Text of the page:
Likewise, it daily removes, treats and disposes 4.4 billion litres (970 million imperial gallons) of wastewater from 15 million customers (5.1 million properties) using 2530 sewage pumping stations through 109,400 km (68,000 mi) of managed sewerage mains to 348 sewage treatment works across an area of 13,000 km2 (5,000 sq mi) of South England. On 1 October 2011, it adopted 40,000 km (25,000 mi) - an additional 60% - of private sewers and lateral drains to add to its then stock of 68,000 km (42,000 mi) giving a new network of 108,000 km (67,000 mi). By 2015, this figure had grown to 109,400 km (68,000 mi) managed sewerage mains. Before 1 October 2016, it is obliged to adopt 5,000+ private sewage pumping stations to add to its current stock of 2530 managed sewage pumping stations  Again, Thames Water treats and disposes bulk sewage on behalf of some inset companies.
Thames Water produces biosolid fertiliser as a by-product from the waste treatment, and supplies this to local farms.
It also recovers phosphates – an increasingly important source of a dwindling naturally occurring mineral.
As of 2013[update], it recovered approximately 18 MW (156 GWh per year), or 12.5% of its total energy requirements from renewable electricity generated from biogas collected from the sewage. Further biogas capacity, the burning of 'fatbergs' removed from London's sewers and substantial solar farms have enabled the company to announce a 2015–16 target of generating 36 MW (318 GWh per annum) or 20% of its total energy requirements from renewable sources, a 2020 target of self-generating 33% of electricity needs, and a commitment to 100% renewable energy eventually.
Health and safety
In December 2014 Thames Water pleaded guilty to a charge under the Health and Safety at Work etc. Act 1974 after the death at work of one of its workers. They were fined £300,000 with £61,000 prosecution costs. The incident occurred at their Coppermill Water Treatment Works in Walthamstow, London E17 in April 2010 when an excavator reversed over and killed the worker in a slow sand filter. The prosecution followed an investigation by the Health and Safety Executive.
Since 2007, it has made capital investments at least £1 billion a year in its infrastructure – the largest such annual investment within the UK water industry. In 2015–2016, this figure was £1.2 billion. This level of investment has allowed the company to defer, but not avoid, substantial portions of its corporation tax liability in line with UK tax law.
2001–06 (RWE's ownership)
Thames Water was repeatedly criticised for the amount of water that leaked from its pipes by the industry regulator Ofwat and was fined for this.
In May 2006 the leakage was nearly 900 million litres (200 million imperial gallons) per day and in June that year Thames Water missed its target for leakage reduction for the third year in a row. The Consumer Council for Water, a customers' group, accused Thames Water for continuing to miss their targets for the past five years. In July 2006, instead of a fine which would have gone "to the exchequer", the company was required to spend an extra £150 million on repairs.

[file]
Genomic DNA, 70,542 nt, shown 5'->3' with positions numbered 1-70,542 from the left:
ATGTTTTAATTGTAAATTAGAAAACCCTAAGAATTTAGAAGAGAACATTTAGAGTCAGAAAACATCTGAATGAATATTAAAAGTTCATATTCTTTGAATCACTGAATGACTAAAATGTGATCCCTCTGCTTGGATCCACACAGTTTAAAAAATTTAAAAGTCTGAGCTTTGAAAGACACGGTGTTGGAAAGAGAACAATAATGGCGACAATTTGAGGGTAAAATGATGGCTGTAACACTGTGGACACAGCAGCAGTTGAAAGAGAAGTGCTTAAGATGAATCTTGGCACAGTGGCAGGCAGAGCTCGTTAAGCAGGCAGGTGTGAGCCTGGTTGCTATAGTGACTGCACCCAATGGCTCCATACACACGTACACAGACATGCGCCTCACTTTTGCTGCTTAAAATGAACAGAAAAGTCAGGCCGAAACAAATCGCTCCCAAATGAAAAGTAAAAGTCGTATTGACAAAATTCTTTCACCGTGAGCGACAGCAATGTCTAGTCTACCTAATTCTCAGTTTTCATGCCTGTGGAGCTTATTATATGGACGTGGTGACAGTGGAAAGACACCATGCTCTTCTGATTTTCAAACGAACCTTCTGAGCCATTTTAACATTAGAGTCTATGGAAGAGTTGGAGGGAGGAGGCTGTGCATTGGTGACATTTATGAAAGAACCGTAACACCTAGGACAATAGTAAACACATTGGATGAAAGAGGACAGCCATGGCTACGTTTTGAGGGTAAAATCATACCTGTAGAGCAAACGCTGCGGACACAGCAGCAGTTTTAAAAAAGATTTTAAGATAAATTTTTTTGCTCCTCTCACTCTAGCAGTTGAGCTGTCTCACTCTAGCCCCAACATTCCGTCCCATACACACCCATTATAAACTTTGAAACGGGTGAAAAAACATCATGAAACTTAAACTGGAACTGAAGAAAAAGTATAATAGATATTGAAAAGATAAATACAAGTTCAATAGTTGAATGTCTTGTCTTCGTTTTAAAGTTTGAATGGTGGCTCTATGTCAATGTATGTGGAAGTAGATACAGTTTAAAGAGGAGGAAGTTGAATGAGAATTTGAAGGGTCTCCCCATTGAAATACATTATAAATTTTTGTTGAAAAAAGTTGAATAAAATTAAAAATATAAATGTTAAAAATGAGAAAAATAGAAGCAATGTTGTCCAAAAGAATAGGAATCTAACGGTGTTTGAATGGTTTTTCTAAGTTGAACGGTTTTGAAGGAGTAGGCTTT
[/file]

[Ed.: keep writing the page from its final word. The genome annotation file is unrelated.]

Since 2007 (Kemble's ownership)
Thames Water has hit its Ofwat-agreed annual leakage-reduction target for the past ten years running (2006 to 2016).
In 2006–07, the company stated that it had reduced its daily loss through leaks by 120 million litres (26 million imperial gallons) to an average of 695 million litres (153 million imperial gallons) per day. For 2009–10 the Ofwat-reported daily leakage was 668.9 million litres (147.1 million imperial gallons). In its price control determination for the period 2010 to 2015, Ofwat did not allow the funds needed to finance a significant further reduction in leakage and used the assumption that daily leakage would be 674 million litres (148 million imperial gallons) in 2010–11 and 673 million litres (148 million imperial gallons) from 2011 to 2012. In 2011–12, actual daily leakage was 637×106 l (140×106 imp gal); in 2012–13, 646×106 l (142×106 imp gal); in 2013–14, 644×106 l (142×106 imp gal); in 2014–2015, 654×106 l (144×106 imp gal); in 2015–2016, 642×106 l (141×106 imp gal).
The company has achieved these reductions by:
- better pressure management of known problem sectors of its older water network
- replacing 2,736 km (1,700 mi) of worn-out Victorian pipes, mainly under London
The recent successes in meeting leakage targets have mitigated the earlier failures to meet targets. As a result, and in spite of a larger distribution network, Thames Water now leaks slightly less water than at privatisation in 1989, having reduced leakage from its 31,100 km (19,300 mi) network of water pipes by more than a third since its 2004 peak to its current lowest-ever level. As of 2013[update] and with an older network profile, Thames Water leaked 25.8% of supply, slightly less than Severn Trent at 27%. As of 2015[update] Thames Water leaked 25.1% of supply.
In the period 2005–13 Thames Water was the most heavily fined water company in the UK for pollution incidents, paying £842,500 for 87 events. In 2016, it paid the largest fine for a single pollution incident of £1 million.
Conversely, in 2014, Thames Water admitted that it had accidentally over-reported the number of properties at high risk of sewage flooding between 2005 and 2010. It agreed a compensation package for customers of £86 million.
The Thames Tideway